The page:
“But it is the far-reaching attacks on the news media and their place in a democratic society by Donald Trump, first as a candidate and now as president of the United States, that fuel predictions of further setbacks in the years to come.”

Snopes “reached out to DHS to ask if media reports suggesting this was an effort to compile political information on journalists were unfounded, as well as to ask for details about how this effort will enhance national security. In response, DHS directed us to a tweet from Homeland Security spokesperson Tyler Q. Houlton, who confirmed the data collection…”

Houlton posted: “Despite what some reporters may suggest, this is nothing more than the standard practice of monitoring current events in the media. Any suggestion otherwise is fit for tin foil hat wearing, black helicopter conspiracy theorists.”

Well, THAT makes me feel a WHOLE lot better. Yeah, right. Hmm, I wonder if I’m considered a “social media influencer.” My Klout score has been going down recently, so maybe DHS won’t notice me…

I finished reading The Quartet: Orchestrating the Second American Revolution, 1783-1789 by Joseph J. Ellis (2015). The title refers to George Washington, James Madison, Alexander Hamilton, and John Jay. More about the book in the future.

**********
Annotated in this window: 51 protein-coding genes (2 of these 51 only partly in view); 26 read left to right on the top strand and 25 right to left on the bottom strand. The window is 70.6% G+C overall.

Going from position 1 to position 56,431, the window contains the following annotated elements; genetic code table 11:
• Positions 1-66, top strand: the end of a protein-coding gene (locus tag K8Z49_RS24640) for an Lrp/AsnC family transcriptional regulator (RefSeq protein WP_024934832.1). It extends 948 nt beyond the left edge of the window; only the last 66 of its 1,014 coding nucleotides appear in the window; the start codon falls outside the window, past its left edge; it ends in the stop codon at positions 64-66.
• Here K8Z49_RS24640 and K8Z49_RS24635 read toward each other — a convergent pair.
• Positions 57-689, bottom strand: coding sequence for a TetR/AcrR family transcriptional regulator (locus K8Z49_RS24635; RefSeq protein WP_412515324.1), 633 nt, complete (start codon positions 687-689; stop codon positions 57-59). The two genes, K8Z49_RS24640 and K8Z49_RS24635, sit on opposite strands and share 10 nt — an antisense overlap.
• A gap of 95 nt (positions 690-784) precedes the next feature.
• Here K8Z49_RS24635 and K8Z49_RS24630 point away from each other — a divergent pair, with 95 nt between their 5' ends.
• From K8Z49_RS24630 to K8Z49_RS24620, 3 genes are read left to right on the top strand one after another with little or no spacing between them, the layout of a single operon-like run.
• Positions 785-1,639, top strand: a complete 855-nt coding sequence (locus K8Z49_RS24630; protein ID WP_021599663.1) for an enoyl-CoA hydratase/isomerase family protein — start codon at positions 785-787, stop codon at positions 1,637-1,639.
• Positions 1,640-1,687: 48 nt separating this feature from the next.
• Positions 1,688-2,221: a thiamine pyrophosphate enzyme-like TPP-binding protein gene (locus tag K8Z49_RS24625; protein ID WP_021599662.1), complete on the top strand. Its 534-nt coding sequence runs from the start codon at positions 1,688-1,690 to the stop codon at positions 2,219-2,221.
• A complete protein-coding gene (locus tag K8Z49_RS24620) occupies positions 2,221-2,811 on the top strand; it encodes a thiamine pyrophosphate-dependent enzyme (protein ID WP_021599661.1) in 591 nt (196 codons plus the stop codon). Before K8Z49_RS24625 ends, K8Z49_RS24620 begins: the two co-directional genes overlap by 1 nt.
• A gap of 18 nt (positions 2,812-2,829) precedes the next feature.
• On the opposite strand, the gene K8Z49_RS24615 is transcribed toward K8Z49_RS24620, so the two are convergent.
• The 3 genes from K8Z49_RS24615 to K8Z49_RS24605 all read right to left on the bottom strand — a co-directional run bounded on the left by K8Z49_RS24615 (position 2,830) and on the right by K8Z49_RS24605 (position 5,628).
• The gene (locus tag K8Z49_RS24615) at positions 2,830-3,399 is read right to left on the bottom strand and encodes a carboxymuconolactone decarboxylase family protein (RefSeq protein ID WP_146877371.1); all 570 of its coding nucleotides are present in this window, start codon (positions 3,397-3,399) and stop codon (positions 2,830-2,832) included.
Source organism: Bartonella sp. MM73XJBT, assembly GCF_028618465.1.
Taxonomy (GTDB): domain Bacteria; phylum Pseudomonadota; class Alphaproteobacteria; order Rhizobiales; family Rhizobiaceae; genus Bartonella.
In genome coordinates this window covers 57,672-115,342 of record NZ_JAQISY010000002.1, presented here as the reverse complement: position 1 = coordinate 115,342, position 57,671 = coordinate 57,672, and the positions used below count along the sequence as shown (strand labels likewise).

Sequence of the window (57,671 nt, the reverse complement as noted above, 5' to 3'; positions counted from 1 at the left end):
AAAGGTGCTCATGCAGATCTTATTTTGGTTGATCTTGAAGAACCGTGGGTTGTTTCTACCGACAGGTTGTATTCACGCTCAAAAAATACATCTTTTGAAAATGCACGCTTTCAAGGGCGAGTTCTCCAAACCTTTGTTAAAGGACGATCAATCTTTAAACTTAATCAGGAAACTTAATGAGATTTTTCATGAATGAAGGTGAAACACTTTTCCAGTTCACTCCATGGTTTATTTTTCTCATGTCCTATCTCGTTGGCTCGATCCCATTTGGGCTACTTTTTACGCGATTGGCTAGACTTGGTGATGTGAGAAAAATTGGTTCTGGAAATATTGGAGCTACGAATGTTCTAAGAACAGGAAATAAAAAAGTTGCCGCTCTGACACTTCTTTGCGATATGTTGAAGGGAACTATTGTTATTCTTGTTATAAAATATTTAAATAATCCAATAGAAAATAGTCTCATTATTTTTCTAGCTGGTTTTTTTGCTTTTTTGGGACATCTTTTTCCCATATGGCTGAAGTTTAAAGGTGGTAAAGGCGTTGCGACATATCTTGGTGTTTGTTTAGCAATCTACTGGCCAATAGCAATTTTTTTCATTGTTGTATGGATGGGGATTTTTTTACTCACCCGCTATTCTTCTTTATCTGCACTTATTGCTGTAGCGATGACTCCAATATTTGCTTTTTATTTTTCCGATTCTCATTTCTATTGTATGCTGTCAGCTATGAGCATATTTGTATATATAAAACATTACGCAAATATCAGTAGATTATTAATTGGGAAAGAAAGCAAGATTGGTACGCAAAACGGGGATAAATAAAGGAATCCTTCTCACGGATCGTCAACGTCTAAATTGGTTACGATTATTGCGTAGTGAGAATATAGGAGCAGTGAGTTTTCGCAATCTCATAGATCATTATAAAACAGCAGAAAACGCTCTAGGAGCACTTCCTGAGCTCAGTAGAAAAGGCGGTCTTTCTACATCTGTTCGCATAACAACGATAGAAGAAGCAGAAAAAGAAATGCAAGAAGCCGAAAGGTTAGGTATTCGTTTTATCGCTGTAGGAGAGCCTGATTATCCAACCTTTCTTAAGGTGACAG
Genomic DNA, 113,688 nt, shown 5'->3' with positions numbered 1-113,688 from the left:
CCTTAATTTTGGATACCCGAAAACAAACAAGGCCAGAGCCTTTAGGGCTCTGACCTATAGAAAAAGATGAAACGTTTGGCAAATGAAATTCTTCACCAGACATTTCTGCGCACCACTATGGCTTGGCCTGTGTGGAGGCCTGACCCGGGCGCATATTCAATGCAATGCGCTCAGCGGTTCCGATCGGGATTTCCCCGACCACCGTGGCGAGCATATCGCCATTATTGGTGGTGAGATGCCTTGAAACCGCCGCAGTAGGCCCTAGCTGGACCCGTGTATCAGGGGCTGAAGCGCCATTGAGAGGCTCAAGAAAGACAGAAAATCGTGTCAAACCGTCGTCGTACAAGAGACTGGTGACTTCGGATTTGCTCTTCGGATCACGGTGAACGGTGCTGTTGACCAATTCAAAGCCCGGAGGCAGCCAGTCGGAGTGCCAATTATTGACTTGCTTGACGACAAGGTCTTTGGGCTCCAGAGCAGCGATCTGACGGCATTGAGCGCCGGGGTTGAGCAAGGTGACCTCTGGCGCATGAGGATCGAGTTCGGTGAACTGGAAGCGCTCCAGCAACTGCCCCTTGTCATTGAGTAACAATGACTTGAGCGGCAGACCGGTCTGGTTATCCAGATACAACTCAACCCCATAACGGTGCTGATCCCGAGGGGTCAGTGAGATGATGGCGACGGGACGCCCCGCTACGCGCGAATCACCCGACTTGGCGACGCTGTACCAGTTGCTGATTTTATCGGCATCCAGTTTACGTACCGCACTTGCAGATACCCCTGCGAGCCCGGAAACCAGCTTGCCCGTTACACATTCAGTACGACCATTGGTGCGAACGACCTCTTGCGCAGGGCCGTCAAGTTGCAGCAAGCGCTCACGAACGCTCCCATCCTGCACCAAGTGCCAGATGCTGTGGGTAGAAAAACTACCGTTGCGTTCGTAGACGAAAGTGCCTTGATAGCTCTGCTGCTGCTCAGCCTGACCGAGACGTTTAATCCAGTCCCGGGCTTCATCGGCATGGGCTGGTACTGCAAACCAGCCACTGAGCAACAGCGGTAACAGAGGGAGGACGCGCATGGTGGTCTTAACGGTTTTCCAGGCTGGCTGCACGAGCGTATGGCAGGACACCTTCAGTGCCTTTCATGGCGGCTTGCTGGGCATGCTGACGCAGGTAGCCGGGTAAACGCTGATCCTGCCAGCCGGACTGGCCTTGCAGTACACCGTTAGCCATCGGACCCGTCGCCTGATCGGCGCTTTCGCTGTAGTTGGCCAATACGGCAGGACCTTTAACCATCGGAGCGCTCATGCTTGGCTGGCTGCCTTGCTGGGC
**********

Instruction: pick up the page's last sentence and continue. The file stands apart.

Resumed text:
In reading the footnotes – what a nerd! -one jumped out at me. “…for judicial devotees of the ‘original intent’ doctrine” – what DID the Founders mean? – “Madison’s motives” in crafting what became the Second Amendment to the Constitution “are clear beyond any doubt.”

A well regulated Militia, being necessary to the security of a free State, the right of the people to keep and bear Arms, shall not be infringed.

“To wit, the right to bear arms derived from the needs to make state militias the core pillar of national defense” rather than a professional, federal army, which skeptics of federalism feared as threats to small-r republican values. .

“To avoid reaching that conclusion, the [Supreme Court] majority opinion in Heller [v. District of Columbia, 2008], written by Justice Antonin Scalia, is an elegant example of legalistic legerdemain masquerading as erudition. Madison is rolling over in his grave.”